Ilya Ponomarev attending the protests "For Honest Elections" at Academic Sakharov Prospect. Source: ITAR-TASS
Russia & India Report: Mr. Ponomarev, are we witnessing the end of the Putin era?
Ilya Ponomarev: This is obvious. Whether he is once again elected president depends on the work of the protest movement, on how well we coordinate our activities. The country is already no longer the same.
RIR: The protest movement comprises many different groups: Communists, Liberals, Nationalists. Does it have a chance of success?
I.P.: So far there have been no serious disputes, even though there have been some attempts to fuel conflicts.
RIR: But the movement has now split into a political part – the Citizens’ Movement – and a civil society part – the League of Voters. The representatives of the League, including prominent writers such as Lyudmila Ulitskaya and Boris Akunin, seem to be studiously avoiding association with politicians. Why?
Profession: Politician/IT expert
At the age of 16, Ilya Ponomarev founded his first company selling computers and software. He also worked as an IT expert for the Yukos Group, which was later dismantled by the government. Since 2010, Ponomarev has been in charge of international cooperation and technology commercialization at the Skolkovo Foundation. Politically speaking, Ponomarev describes himself as leftist: A member of the Communist Party until 2006, he founded the Left Front in 2005. In 2007 he was elected to the State Duma as part of the Just Russia party. Ponomarev is one of the initiators of the protests against election fraud that began in December.
I.P.: Russians have a very bad attitude towards politicians. They do not trust them. This is entirely justified by politicians' behavior in the State Duma. Nobody wants to be part of a movement led by politicians, even if they represent the opposition. That’s why I greatly appreciate the formation of a group of moral authorities. These people have never taken part in political power games and guarantee neutrality. When this issue had been resolved, we were able to unite politicians. They are necessary, after all. Somebody has to formulate demands and write laws.
RIR: Do you believe that the participation of nationalists in the Citizens' Movement is a problem?
I.P.: It is a problem, but it is unavoidable. We have an important principle. Anyone who participates in the protests, be it in Moscow or other parts of the country, must be allowed to join the movement. For me, nationalists have always been opponents, but in this situation, we have been able to agree on a common goal: free and fair elections. Therefore, we have chosen a white ribbon as our symbol: It unites all colors.
RIR: Is it possible that the "Siloviki" – that is, members of the secret service, army and police, as well as civil servants, all of whom profit from the system – will fight against its dissolution?
I.P.: It is possible to profit in two different ways. You can try to get even more, or you can try to safeguard what you have. Currently, the elite tends more towards the latter. A good example is former Russian Finance Minister Alexei Kudrin, who took part in the demonstration on Dec. 24. The elite distances itself from Putin and talks of compromises –in order not to lose everything.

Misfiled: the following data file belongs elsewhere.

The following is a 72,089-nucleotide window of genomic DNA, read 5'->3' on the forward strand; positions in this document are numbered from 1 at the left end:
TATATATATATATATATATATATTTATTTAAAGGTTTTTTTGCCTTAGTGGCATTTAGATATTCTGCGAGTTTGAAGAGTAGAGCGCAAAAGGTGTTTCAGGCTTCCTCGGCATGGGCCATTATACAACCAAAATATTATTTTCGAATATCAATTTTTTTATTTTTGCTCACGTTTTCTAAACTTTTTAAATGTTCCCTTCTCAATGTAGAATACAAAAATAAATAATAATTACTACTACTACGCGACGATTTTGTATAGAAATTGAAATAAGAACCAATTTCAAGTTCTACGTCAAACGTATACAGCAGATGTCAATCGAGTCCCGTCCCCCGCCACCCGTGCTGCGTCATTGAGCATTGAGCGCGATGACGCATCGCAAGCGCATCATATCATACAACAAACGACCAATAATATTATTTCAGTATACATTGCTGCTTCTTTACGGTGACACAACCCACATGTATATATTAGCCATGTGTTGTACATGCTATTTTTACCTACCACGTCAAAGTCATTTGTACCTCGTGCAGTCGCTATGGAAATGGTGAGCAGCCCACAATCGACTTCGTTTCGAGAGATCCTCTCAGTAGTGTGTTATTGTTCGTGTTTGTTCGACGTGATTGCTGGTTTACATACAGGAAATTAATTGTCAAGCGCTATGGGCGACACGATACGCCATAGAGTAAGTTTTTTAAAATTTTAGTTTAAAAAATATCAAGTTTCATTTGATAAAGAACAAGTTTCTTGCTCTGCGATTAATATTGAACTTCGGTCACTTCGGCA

RIR: Does the rest of the country know about the demonstrations in the capital?
I.P.: On Dec. 10, 7,000 people took to the streets in Novosibirsk. This is the absolute record since 1990, but we should not forget that Russian revolutions are made in Moscow.
RIR: You have been a member of the State Duma since 2007. Did you believe in Medvedev?
I.P.: Yes, and I was badly disappointed. I considered myself part of Medvedev’s team. Of course, I thought it was possible that he would cede power to Putin. But not so cynically, without resistance! By doing this, he not only destroyed all his work of the past four years, but also his reputation. Medvedev the politician no longer exists.
RIR: But isn’t he supposed to become prime minister?
I.P.: This is impossible. Nobody wants to talk to him anymore––neither the representatives of Putin’s elite nor those who believed in him.
RIR: Are you afraid that the regime might lose its nerve and use force to end the protests?
I.P.: There is a quotation from Lenin: “The worse, the better." He meant that the defeats suffered by the tsarist army during World War I increased the chances for a revolution. What can a revolutionary dream of today? That Putin shuts down Internet access, arrests opposition politicians, and forcefully ends protests? This would lead to a fierce backlash. We are not interested in such a development, but if the regime chooses that path, it seals its own fate. It would cease to exist within a week.
RIR: Has the regime reacted to your demands?
I.P.: There have not been any significant concessions. Of course, after the second demonstration, the government said: "Okay, let's re-introduce gubernatorial elections. All parties will have the opportunity to register.” But our main demand is re-elections for the State Duma.
RIR: In your opinion, what should Putin do next?
I.P.: He should say: ”I understand that there can be no objective elections under the current conditions. If all candidates are prepared to withdraw, I will do so myself." Then the elections should be postponed for six months, and in the meantime the laws should be amended to allow for fair elections.
RIR: How likely is that?
I.P.: Well, you can sacrifice a part to avoid losing everything. Putin is still a very popular politician, and I do not rule out the possibility that he will be elected president in fair elections.
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